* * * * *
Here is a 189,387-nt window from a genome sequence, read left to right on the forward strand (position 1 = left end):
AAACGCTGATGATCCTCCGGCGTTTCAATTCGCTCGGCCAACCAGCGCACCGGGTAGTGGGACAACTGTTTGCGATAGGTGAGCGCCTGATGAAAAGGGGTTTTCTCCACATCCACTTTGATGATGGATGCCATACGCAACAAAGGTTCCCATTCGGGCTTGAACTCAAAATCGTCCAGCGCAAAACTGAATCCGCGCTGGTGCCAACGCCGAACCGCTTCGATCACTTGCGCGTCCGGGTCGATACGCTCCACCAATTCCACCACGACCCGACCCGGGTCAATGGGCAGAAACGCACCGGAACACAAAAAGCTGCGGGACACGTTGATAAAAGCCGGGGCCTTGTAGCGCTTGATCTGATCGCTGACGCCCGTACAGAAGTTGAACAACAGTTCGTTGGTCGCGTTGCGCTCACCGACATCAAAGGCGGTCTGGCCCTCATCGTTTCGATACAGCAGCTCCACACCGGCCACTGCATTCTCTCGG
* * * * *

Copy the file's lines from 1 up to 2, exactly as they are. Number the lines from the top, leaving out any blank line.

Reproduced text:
Here is a 189,387-nt window from a genome sequence, read left to right on the forward strand (position 1 = left end):
AAACGCTGATGATCCTCCGGCGTTTCAATTCGCTCGGCCAACCAGCGCACCGGGTAGTGGGACAACTGTTTGCGATAGGTGAGCGCCTGATGAAAAGGGGTTTTCTCCACATCCACTTTGATGATGGATGCCATACGCAACAAAGGTTCCCATTCGGGCTTGAACTCAAAATCGTCCAGCGCAAAACTGAATCCGCGCTGGTGCCAACGCCGAACCGCTTCGATCACTTGCGCGTCCGGGTCGATACGCTCCACCAATTCCACCACGACCCGACCCGGGTCAATGGGCAGAAACGCACCGGAACACAAAAAGCTGCGGGACACGTTGATAAAAGCCGGGGCCTTGTAGCGCTTGATCTGATCGCTGACGCCCGTACAGAAGTTGAACAACAGTTCGTTGGTCGCGTTGCGCTCACCGACATCAAAGGCGGTCTGGCCCTCATCGTTTCGATACAGCAGCTCCACACCGGCCACTGCATTCTCTCGG